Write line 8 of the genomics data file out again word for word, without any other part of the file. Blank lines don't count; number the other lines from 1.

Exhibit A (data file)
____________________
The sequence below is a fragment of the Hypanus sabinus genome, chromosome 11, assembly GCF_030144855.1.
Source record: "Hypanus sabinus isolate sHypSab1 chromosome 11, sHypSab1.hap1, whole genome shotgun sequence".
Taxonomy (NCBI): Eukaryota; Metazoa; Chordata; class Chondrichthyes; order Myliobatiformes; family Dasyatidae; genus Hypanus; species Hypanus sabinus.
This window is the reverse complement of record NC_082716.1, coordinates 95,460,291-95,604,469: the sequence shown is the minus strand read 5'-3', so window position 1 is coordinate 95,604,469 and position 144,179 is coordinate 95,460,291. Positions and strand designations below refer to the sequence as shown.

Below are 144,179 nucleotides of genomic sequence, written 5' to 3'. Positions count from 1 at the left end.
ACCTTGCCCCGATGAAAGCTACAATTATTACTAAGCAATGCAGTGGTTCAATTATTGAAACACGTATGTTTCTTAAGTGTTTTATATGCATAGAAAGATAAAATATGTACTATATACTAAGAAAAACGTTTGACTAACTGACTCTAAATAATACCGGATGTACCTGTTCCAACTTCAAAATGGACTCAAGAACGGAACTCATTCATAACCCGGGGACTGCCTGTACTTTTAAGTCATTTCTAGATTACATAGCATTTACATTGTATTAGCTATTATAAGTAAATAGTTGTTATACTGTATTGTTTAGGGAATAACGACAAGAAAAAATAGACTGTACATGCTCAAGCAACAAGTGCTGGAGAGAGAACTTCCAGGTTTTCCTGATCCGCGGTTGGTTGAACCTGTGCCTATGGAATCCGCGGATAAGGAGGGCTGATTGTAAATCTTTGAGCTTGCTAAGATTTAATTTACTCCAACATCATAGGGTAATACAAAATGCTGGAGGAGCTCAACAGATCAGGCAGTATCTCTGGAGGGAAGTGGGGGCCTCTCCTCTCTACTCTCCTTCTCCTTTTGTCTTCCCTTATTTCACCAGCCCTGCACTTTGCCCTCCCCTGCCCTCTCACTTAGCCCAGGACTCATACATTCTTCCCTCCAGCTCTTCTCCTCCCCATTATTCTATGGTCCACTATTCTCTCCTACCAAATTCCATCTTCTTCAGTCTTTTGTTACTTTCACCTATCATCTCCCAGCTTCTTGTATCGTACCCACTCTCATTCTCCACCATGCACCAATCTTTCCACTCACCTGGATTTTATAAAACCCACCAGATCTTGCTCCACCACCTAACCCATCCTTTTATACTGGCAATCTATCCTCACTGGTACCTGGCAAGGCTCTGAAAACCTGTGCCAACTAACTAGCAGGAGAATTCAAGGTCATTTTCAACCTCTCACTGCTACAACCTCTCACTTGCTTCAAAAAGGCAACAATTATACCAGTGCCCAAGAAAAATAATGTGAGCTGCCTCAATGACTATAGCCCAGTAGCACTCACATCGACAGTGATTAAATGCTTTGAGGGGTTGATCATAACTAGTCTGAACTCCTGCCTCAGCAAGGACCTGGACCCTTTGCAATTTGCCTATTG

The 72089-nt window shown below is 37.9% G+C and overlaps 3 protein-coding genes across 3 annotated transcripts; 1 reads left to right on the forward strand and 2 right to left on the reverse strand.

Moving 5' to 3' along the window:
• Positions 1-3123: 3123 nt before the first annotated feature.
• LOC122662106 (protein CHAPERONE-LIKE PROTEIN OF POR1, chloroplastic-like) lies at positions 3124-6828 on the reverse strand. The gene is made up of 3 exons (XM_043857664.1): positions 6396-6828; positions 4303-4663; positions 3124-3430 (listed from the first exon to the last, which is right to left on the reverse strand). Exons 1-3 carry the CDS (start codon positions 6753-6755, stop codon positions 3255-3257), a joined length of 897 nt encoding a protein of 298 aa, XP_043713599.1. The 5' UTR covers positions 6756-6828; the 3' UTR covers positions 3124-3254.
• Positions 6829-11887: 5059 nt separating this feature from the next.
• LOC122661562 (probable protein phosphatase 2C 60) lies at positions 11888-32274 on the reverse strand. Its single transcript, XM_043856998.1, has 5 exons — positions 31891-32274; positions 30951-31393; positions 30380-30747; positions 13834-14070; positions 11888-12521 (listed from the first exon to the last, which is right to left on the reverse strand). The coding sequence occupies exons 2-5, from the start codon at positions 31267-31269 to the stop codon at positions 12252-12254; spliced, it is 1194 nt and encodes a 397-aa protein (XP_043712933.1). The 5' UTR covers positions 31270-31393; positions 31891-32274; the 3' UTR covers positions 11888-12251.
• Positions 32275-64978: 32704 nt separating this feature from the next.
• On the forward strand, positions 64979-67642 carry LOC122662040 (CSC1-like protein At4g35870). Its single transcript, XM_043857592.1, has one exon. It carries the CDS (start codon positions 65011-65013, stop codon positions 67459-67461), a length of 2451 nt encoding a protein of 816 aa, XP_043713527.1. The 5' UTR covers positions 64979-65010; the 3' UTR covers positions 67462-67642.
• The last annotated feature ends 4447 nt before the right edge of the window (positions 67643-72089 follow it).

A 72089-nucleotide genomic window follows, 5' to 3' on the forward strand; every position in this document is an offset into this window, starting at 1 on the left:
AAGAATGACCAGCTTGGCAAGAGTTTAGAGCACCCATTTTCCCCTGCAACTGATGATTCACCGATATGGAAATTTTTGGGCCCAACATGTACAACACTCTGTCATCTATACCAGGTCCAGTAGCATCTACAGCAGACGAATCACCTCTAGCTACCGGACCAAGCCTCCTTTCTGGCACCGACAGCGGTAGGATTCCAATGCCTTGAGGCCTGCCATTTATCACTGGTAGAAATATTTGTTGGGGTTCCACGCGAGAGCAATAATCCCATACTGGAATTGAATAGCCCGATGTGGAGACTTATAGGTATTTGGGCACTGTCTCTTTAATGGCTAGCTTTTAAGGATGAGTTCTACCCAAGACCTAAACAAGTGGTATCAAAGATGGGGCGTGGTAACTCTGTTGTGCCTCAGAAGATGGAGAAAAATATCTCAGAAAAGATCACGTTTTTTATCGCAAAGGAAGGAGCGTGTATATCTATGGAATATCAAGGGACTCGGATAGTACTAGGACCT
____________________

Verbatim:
Moving 5' to 3' along the window: